How to save on the cost of living?

New Orleans is known for its luxury, hipster-friendly vibe.

But it’s also a destination for people seeking affordable home furnishings, and many homeowners there have turned to flexsteel furniture as an inexpensive way to create a more traditional home.

In fact, some homeowners have found that the new lightweight construction has even helped reduce their overall energy costs.

Now, the New Orleans Housing Authority (NOHA) is trying to get some of that retro-inspired flair into the homes of residents who may not be able to afford the pricey flexsteel.

The authority recently partnered with Lattes, a company that specializes in lightweight construction, to offer a program that will let homeowners who need some retro flair and a little less space to live their lives with flexsteel beds and cabinets.

The program will cost homeowners $10 per month for up to four months and allow them to rent out space in their homes that can accommodate four beds, four cabinets, and four windows.

The monthly fee is $200 for residents who have lived in the area for two years and $400 for residents that have lived there for five years or more.

This program will help homeowners with energy costs and reduce their mortgage payments.

The homeowners will receive free furniture, and the monthly fee will help cover the installation of new furniture.

Lattels, an industrial design and construction company that provides materials and services for commercial, residential, and industrial applications, has been a supplier of flexible and custom furniture since 2011.

Littles recently announced plans to offer the program for about 400 New Orleanians who live in the city’s neighborhoods.

“We want to help people find affordable ways to get more creative and unique,” said Jennifer Littels, vice president of corporate affairs and public relations.

Lettes is offering the program to residents who live within the New Orleans City limits, as well as those who live outside of New Orleans.

LATTES will have four- and five-bedroom homes and one-bedroom apartments that can be rent-controlled and rented out for the price of one bedroom, according to the program’s website.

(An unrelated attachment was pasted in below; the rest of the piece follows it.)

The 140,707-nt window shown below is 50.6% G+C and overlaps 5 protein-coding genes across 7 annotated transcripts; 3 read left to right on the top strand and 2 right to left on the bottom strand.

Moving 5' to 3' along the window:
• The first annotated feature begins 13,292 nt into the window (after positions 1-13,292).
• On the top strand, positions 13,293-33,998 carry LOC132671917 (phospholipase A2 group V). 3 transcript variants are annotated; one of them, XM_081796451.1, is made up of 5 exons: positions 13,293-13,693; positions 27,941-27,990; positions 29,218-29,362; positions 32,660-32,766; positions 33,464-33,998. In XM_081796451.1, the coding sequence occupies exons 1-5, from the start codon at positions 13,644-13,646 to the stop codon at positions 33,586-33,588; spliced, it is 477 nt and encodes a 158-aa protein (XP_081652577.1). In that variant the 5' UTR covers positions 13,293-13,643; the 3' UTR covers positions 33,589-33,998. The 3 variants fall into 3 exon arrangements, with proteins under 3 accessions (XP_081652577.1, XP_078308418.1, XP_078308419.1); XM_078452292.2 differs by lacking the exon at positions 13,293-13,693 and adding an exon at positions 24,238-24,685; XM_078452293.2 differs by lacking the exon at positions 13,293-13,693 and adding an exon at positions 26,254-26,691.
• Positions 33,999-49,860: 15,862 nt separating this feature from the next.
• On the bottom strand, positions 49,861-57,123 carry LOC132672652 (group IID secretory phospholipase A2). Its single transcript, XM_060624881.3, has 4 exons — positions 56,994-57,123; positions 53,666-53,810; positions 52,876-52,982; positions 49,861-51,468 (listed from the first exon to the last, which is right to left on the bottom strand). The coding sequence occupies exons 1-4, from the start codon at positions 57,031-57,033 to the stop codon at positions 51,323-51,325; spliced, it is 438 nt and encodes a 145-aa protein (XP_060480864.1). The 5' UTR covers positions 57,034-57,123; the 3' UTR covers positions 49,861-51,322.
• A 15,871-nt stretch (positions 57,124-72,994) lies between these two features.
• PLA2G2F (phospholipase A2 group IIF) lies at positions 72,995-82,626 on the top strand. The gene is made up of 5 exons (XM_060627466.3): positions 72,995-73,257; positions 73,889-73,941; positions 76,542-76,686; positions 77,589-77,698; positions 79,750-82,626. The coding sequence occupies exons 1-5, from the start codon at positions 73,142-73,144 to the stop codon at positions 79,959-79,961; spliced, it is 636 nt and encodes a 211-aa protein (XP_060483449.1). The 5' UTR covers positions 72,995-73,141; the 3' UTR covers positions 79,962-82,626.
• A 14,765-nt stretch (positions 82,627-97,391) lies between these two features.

Residents will be able choose from three options for their flexsteel home: A low-rise model with four- or five-bedrooms, or a more expansive three-bedroom model with a pool and a king-size bed.

Each home will include a built-in kitchenette, but the kitchenette can be replaced if it becomes outdated, Littes said.

“The goal is to have a home that can withstand the elements,” she said.

The residents will also be able purchase their homes through Lattles online store and through Littel Home Centers, a Lattls facility located in New Orleans that sells furniture, appliances, and other home accessories.

The home will be furnished by the company’s partner, Lattel, which has a long history of helping small businesses in New Orleans.

Latta is also partnering with the New York City Housing Authority, which is offering a similar program for residents of the city.

“New York City is a big hub for people who want to be able afford to live in a home, and for a lot of New Yorkers, they just don’t have the money to afford a home,” said Latta, who is also the executive director of New York Communities For Reclaiming Housing, an organization that helps communities reclaim their former housing.

The city is offering up to $600 in rebate vouchers for people looking to rent a home out, and residents can apply online at www.nyhha.org.

Residents who qualify for the program will have their home remodeled and will be eligible for a $500 down payment, a $50 down payment for the first year, and a $300 down payment after the first two years.

Latham said the program is designed to provide homeowners with a unique and retro look at their home, but she said that is the only way it can work.

“When you build something with an aesthetic, you can make it beautiful, but if you don’t, you’re not going to make it,” she explained.